A New Way of Teaching

With support from an National Science Foundation grant, four SU faculty are redefining how engineering education is delivered

NSFGrantFaculty_Main
Story by: Mike Thee
Published: 2013-12-11

Seattle University's professors have long been recognized for being not only great teachers but pioneers in developing innovative approaches to student learning. Now, with a grant from the National Science Foundation (NSF), four faculty members are developing a new way of delivering engineering education that promises to be emulated nationally.

The $171,306 NSF grant supports a project by mechanical engineering associate professors Teodora Shuman and Greg Mason, Kathleen Cook, associate professor of psychology, and mechanical engineering lecturer Yen-Lin Han (pictured clockwise from top left). Their goal is to improve self-directed student learning and problem-solving skills while ensuring that students have a strong grasp of the theory and concepts that are fundamental to engineering education.

To do so, they will fuse two notable pedagogical models that have emerged in recent years: the inverted classroom in which professors teach lectures online so that class time can be used for more collaborative, active learning; and project based learning in which students learn the subject matter while solving a real engineering problem. This combination of the inverted classroom and project based learning is believed to be one of the first, if not the first, of its kind.

Mason, Shuman and Cook are designing the class. Han will teach the course. Her students will use their time in class to tackle real-life problems confronting industry partners such as Amazon, an HVAC firm (FSI Consulting Engineers) and a medical device company (Spiration, Inc.). It's a significant departure from the linear, lecture-based mode by which engineering has traditionally been taught.

"In the past, you've had your textbook, you've had your lecture and you hand out homework," says Shuman, chair of the Department of Mechanical Engineering.

With project based learning, Mason goes on to elaborate, "The problem provides context for student learning. "We start with the big picture and work our way down."

"By solving these problems, students will be prepared for the real-life engineering they will be asked to do in their engineering careers," says Shuman.

This all sounds good, but what about the theory the students need to tackle the problems? How will they learn the concepts so critical to finding solutions if most of the class time is spent on the problem itself?

That's where the inverted classroom comes in. Mason and Han will create videos that students will view online as their "homework." They will then bring that knowledge into the classroom to help create real-world solutions to such challenges as designing medical devices that clear blockages in arteries without producing potentially harmful heat, to cite just one example of a project they will be working on.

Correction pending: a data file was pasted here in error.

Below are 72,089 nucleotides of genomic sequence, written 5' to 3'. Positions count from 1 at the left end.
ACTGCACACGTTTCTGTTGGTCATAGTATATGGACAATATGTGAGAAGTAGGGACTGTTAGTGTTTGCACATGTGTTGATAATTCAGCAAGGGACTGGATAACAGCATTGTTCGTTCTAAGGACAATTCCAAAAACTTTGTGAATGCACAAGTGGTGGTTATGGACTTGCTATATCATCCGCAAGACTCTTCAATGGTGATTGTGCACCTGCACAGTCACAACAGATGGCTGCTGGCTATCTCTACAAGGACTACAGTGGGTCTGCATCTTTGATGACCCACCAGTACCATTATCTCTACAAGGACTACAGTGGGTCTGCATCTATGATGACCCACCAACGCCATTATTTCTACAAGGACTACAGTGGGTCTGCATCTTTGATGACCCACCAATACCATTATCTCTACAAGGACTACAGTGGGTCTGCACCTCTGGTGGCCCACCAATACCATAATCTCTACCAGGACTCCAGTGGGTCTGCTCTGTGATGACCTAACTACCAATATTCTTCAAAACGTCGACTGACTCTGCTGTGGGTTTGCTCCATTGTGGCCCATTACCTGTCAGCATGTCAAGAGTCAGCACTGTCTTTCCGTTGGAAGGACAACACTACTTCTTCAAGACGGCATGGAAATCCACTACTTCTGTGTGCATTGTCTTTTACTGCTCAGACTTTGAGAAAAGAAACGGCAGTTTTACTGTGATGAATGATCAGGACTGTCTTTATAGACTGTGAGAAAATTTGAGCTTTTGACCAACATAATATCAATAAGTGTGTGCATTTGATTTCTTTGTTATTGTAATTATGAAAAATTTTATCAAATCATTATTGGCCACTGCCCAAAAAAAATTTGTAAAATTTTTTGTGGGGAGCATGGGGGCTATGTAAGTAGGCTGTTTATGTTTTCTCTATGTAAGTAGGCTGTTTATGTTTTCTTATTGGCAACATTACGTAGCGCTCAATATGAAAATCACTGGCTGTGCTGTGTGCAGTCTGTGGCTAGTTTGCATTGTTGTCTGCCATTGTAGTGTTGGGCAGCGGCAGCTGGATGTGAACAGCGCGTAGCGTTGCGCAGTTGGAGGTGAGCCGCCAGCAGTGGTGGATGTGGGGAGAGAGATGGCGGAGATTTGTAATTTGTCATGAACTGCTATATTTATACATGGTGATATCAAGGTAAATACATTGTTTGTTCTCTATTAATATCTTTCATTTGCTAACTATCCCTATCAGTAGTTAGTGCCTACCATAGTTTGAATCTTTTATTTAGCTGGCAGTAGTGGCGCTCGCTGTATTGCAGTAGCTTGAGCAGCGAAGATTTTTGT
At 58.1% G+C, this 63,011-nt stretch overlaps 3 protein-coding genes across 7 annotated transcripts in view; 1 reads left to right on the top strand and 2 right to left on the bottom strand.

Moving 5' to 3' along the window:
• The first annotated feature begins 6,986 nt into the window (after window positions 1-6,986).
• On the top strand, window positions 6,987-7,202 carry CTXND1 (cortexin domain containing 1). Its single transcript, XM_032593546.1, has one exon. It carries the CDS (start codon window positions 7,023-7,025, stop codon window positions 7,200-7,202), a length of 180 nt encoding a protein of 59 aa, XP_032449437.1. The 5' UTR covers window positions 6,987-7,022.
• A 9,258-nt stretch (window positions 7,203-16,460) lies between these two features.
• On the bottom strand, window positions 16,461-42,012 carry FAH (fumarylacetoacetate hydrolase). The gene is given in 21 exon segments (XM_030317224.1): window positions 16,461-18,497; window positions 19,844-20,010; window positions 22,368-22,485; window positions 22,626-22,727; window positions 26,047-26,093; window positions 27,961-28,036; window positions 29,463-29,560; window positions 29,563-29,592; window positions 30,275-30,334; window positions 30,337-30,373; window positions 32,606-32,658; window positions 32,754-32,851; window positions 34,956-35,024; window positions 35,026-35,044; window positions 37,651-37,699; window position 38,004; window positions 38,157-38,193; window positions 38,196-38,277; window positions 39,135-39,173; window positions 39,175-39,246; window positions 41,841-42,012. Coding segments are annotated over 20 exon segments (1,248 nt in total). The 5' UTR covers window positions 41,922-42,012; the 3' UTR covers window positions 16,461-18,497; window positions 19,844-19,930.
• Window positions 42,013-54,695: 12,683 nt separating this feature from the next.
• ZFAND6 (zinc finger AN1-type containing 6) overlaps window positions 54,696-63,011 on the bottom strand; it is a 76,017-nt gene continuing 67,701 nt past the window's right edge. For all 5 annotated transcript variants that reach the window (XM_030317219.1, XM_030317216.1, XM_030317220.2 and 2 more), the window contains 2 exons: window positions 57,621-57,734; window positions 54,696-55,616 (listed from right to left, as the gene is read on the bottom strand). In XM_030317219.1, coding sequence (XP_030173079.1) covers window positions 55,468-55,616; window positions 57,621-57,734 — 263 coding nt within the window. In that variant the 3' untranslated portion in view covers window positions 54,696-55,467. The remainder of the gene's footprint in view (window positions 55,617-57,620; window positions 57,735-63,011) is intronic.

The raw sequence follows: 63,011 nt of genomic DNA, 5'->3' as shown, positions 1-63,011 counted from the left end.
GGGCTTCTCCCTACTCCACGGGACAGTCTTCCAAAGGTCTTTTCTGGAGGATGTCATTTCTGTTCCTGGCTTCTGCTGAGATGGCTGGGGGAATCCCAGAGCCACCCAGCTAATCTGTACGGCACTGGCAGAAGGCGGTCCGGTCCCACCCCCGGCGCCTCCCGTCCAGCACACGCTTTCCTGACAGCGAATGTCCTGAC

There's good reason to believe the inverted classroom/project based learning combination will greatly improve student learning. Mason, after all, has been teaching an inverted course since 2011, which has yielded positive student outcomes. Likewise, the College of Science and Engineering's senior design projects have enjoyed a long track record of success in giving students meaningful, real-world learning experiences.

To test the hypothesis, Mason, Shuman and Han are collaborating with Cook, a social psychologist with vast experience in cognitive and behavioral studies as well as quantitative research.

Cook describes her role as the "bread around the sandwich," explaining, "I'm involved on the front-end with the design of the class, and then after the data have been collected to make sure we're assessing it properly." In between, Han will teach the course in both traditional and inverted/project based learning formats.

For Mason, Shuman and Cook, this is just the latest in a long history of collaborations on subjects related to innovative approaches to pedagogy. Perhaps most notably, the cross-disciplinary trio has co-authored two highly regarded papers, including "Inverting (Flipping) Classrooms-Advantages and Challenges," which received the Best Paper award at the 2013 American Society of Engineering Education Annual Conference and Exposition in the Mechanical Engineering Division. This followed their paper on experimental design lab, "Novel Approach to Conducting Labs in Introduction to Thermodynamics Course," which received the Best Paper award at the 2012 American Society of Engineering Education Annual Conference and Exposition in the Energy Conversion and Conservation Division and was selected to the top five papers in the conference.

Being immersed in quantitative analysis, Cook says she feels she has as much in common with Mason, Shuman and Han as with her psychology colleagues. "It's been great," she says of the collaboration.

If the results from the NSF-funded project are similar to Cook's analysis of the inverted class Mason has already been teaching, the four professors will again get the attention of other engineering faculty throughout the country. And once again, Seattle University will be seen as a leader in helping to make good teachers even better.


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